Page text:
Hollywood News Interview
James Marsden moved to Los Angeles when he was 19 to pursue a career in acting. He’s currently 38.
“So I just realized that I’ve been doing this for half of my life, exactly,” Marsden told me during a casual one-on-one Friday evening.
Those years spent honing his craft explain why organizers at the Savannah Film Festival chose Marsden as the recipient of this year’s Spotlight Award, which was handed to him on stage at Trustees Theater prior to the Director’s Choice screening. A montage of clips highlighting Marsden’s work emphasized his range: Stoic superhero in the “X-Men” trilogy; Easter Bunny guardian in “Hop;” exuberant dance-show host in “Hairspray,” and; henpecked husband pushed to the brink in “Straw Dogs.”
“You won’t find more polar opposites than that,” he says with a laugh. “I do think I have been afforded the opportunity to play in a number of different sandboxes.”
Marsden started acting professionally in 1993. He received ample amounts of support from family and friends. “In the luck department,” he tells me, “everything sort of lined up for me. I didn’t have to go and get an agent. My father knew somebody who was a casting director before I moved to L.A., so I had representation when I moved there. I had two parents who were extremely supportive of me. That’s really lucky. And then beyond that, you have to be prepared, have an ability, and perseverance. You just kind of have to get it, I guess.”
Marsden gets it. He has worked consistently since starting in 1993, balancing TV gigs with feature films. Yet the actor says he never really felt like he “belonged” to the professional acting community until recently.
“I’ve always believed that as soon as you get comfortable, you’re done,” he said. “I’ve come to terms with that a little bit as I’ve gotten older. I’ll tell myself, ‘OK. You’re going to find work. You’re going to be fine.’ But as an actor, you can go at any time. And that drives you, too, that one day you can wake up and they’ll say, ‘OK, we’re done with you. We’ve seen everything.’ And thinking of that is a nightmare. Realistically, I think I’ve gotten to a point where I can relax.”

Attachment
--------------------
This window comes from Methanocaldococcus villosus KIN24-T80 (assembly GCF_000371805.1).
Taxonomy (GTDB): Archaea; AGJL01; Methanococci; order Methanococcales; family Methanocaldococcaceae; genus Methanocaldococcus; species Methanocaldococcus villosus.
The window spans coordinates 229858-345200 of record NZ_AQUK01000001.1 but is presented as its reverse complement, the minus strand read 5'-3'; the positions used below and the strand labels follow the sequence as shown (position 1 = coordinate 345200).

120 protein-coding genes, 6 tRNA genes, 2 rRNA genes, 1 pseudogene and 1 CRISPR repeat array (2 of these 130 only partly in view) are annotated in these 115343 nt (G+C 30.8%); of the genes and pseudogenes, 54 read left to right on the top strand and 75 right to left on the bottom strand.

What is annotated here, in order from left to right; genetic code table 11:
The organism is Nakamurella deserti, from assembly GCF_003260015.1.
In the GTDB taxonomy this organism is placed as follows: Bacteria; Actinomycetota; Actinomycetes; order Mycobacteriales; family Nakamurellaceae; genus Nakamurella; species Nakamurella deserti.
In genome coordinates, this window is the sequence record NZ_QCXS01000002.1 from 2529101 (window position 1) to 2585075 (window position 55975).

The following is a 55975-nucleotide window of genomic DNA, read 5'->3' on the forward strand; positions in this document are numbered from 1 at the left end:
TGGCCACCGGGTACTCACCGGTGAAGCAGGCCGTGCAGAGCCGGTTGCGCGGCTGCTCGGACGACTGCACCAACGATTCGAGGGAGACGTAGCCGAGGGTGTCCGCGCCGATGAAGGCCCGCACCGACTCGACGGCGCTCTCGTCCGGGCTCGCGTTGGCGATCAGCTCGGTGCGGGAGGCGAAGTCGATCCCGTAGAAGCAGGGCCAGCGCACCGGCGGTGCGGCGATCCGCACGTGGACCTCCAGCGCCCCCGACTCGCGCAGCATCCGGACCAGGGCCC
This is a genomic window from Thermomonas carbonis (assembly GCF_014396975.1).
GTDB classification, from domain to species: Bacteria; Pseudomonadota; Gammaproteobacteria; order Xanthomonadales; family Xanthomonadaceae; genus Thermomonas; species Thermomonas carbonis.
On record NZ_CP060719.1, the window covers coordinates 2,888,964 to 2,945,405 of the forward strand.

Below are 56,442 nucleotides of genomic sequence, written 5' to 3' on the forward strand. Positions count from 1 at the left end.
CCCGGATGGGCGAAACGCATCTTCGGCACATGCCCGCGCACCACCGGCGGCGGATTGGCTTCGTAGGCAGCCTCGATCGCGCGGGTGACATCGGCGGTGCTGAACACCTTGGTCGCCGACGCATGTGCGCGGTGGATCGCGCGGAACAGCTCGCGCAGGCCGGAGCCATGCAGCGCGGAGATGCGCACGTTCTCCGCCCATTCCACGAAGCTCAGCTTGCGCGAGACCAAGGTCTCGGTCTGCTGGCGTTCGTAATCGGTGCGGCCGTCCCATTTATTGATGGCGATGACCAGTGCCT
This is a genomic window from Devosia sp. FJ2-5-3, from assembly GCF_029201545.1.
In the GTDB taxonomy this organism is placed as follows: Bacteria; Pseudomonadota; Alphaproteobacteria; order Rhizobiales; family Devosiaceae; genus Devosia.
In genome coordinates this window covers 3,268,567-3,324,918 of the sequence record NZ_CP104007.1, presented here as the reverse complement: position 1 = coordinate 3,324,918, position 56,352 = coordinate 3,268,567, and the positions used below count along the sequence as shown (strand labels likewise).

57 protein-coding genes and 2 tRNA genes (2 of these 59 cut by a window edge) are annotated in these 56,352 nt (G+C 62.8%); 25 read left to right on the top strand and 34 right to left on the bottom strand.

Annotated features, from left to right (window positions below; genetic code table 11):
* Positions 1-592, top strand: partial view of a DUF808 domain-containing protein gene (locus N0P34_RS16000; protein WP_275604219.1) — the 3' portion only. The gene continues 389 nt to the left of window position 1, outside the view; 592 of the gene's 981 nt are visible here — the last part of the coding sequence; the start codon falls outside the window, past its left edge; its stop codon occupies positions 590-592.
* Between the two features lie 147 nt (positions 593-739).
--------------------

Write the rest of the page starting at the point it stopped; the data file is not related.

Not too much, though. He has five films in the pipeline, including the recently wrapped “Robot and Frank” and the 2012 comedy “As Cool As I Am” with Claire Danes. But he’ll never get totally comfortable with who he is and what he can do, because to do so would be to give up, and that’s not in his DNA.
“Most of the time, people only remember your last film,” Marsden said. “Especially within the industry. It’s usually, ‘Well, what did he do last?’ So you can’t bank on things you did five or 10 years ago. There were years when I was auditioning, trying to convince people that I could do comedy. Then I got ‘Enchanted,’ ‘Hairspray’ and ‘Death at a Funeral,’ and I started to hear, ‘Well, we like him as a comedic actor, but we’re not sure he can do drama or action.’ And I’d say, ‘Well, I did “X-Men!” And they’d be like, ‘Oh yeah, right right right!’
“So it’s a constant education. You can’t play that game. You always have to do what’s right for you,” he concludes.